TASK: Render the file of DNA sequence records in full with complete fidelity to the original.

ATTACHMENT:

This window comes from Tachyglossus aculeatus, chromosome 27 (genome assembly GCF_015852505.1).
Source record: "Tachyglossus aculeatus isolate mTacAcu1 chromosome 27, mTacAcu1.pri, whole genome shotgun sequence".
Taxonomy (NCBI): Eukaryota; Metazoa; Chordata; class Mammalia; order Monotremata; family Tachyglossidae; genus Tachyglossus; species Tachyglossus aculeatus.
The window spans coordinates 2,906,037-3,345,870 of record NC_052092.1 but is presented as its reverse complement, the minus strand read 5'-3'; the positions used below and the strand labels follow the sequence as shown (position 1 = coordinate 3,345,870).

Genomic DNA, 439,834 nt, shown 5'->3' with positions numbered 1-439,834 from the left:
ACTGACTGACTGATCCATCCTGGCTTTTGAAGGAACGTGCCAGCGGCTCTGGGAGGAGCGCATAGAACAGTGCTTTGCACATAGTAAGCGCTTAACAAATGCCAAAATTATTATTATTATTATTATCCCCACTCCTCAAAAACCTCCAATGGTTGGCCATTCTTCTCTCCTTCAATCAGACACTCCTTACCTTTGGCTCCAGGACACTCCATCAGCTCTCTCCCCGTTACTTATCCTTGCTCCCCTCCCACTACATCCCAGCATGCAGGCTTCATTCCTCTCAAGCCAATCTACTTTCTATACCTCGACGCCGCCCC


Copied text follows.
This window comes from Tachyglossus aculeatus, chromosome 27 (genome assembly GCF_015852505.1).
Source record: "Tachyglossus aculeatus isolate mTacAcu1 chromosome 27, mTacAcu1.pri, whole genome shotgun sequence".
Taxonomy (NCBI): Eukaryota; Metazoa; Chordata; class Mammalia; order Monotremata; family Tachyglossidae; genus Tachyglossus; species Tachyglossus aculeatus.
The window spans coordinates 2,906,037-3,345,870 of record NC_052092.1 but is presented as its reverse complement, the minus strand read 5'-3'; the positions used below and the strand labels follow the sequence as shown (position 1 = coordinate 3,345,870).

Genomic DNA, 439,834 nt, shown 5'->3' with positions numbered 1-439,834 from the left:
ACTGACTGACTGATCCATCCTGGCTTTTGAAGGAACGTGCCAGCGGCTCTGGGAGGAGCGCATAGAACAGTGCTTTGCACATAGTAAGCGCTTAACAAATGCCAAAATTATTATTATTATTATTATCCCCACTCCTCAAAAACCTCCAATGGTTGGCCATTCTTCTCTCCTTCAATCAGACACTCCTTACCTTTGGCTCCAGGACACTCCATCAGCTCTCTCCCCGTTACTTATCCTTGCTCCCCTCCCACTACATCCCAGCATGCAGGCTTCATTCCTCTCAAGCCAATCTACTTTCTATACCTCGACGCCGCCCC